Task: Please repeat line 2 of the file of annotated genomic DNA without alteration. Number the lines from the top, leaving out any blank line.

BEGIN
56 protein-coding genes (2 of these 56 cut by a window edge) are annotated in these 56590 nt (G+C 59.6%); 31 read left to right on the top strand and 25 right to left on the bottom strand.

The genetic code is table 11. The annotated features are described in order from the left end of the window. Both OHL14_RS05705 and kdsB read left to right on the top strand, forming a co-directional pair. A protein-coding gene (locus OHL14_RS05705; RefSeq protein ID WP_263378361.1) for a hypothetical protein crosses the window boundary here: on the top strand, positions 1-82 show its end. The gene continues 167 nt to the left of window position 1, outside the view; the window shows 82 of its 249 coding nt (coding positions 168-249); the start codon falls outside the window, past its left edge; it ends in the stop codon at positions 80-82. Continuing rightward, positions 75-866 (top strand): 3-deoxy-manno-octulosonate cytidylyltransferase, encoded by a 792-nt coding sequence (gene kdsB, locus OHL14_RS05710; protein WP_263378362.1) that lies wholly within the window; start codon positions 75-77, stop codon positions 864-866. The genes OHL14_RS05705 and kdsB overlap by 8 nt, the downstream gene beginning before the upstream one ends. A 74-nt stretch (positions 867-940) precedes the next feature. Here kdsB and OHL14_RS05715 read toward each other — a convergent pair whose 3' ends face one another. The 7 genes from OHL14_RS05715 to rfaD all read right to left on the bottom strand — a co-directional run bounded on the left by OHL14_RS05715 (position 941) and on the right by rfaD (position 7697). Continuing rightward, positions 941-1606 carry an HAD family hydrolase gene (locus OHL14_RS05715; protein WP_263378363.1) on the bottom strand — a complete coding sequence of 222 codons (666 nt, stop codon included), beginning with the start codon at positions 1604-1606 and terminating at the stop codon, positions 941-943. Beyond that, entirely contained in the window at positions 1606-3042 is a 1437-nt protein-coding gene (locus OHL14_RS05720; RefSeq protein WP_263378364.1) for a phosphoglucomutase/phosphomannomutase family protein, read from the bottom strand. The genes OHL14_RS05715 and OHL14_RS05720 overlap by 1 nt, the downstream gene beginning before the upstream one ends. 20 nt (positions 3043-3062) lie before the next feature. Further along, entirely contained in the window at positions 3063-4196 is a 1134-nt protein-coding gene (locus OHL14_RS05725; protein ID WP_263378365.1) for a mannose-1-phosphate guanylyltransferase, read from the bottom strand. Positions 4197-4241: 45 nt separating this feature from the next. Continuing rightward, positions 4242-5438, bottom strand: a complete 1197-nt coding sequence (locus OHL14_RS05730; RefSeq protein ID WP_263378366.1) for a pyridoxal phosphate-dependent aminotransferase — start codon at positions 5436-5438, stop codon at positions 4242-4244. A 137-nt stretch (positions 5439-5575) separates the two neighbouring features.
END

The genetic code is table 11. The annotated features are described in order from the left end of the window. Both OHL14_RS05705 and kdsB read left to right on the top strand, forming a co-directional pair. A protein-coding gene (locus OHL14_RS05705; RefSeq protein ID WP_263378361.1) for a hypothetical protein crosses the window boundary here: on the top strand, positions 1-82 show its end. The gene continues 167 nt to the left of window position 1, outside the view; the window shows 82 of its 249 coding nt (coding positions 168-249); the start codon falls outside the window, past its left edge; it ends in the stop codon at positions 80-82. Continuing rightward, positions 75-866 (top strand): 3-deoxy-manno-octulosonate cytidylyltransferase, encoded by a 792-nt coding sequence (gene kdsB, locus OHL14_RS05710; protein WP_263378362.1) that lies wholly within the window; start codon positions 75-77, stop codon positions 864-866. The genes OHL14_RS05705 and kdsB overlap by 8 nt, the downstream gene beginning before the upstream one ends. A 74-nt stretch (positions 867-940) precedes the next feature. Here kdsB and OHL14_RS05715 read toward each other — a convergent pair whose 3' ends face one another. The 7 genes from OHL14_RS05715 to rfaD all read right to left on the bottom strand — a co-directional run bounded on the left by OHL14_RS05715 (position 941) and on the right by rfaD (position 7697). Continuing rightward, positions 941-1606 carry an HAD family hydrolase gene (locus OHL14_RS05715; protein WP_263378363.1) on the bottom strand — a complete coding sequence of 222 codons (666 nt, stop codon included), beginning with the start codon at positions 1604-1606 and terminating at the stop codon, positions 941-943. Beyond that, entirely contained in the window at positions 1606-3042 is a 1437-nt protein-coding gene (locus OHL14_RS05720; RefSeq protein WP_263378364.1) for a phosphoglucomutase/phosphomannomutase family protein, read from the bottom strand. The genes OHL14_RS05715 and OHL14_RS05720 overlap by 1 nt, the downstream gene beginning before the upstream one ends. 20 nt (positions 3043-3062) lie before the next feature. Further along, entirely contained in the window at positions 3063-4196 is a 1134-nt protein-coding gene (locus OHL14_RS05725; protein ID WP_263378365.1) for a mannose-1-phosphate guanylyltransferase, read from the bottom strand. Positions 4197-4241: 45 nt separating this feature from the next. Continuing rightward, positions 4242-5438, bottom strand: a complete 1197-nt coding sequence (locus OHL14_RS05730; RefSeq protein ID WP_263378366.1) for a pyridoxal phosphate-dependent aminotransferase — start codon at positions 5436-5438, stop codon at positions 4242-4244. A 137-nt stretch (positions 5439-5575) separates the two neighbouring features.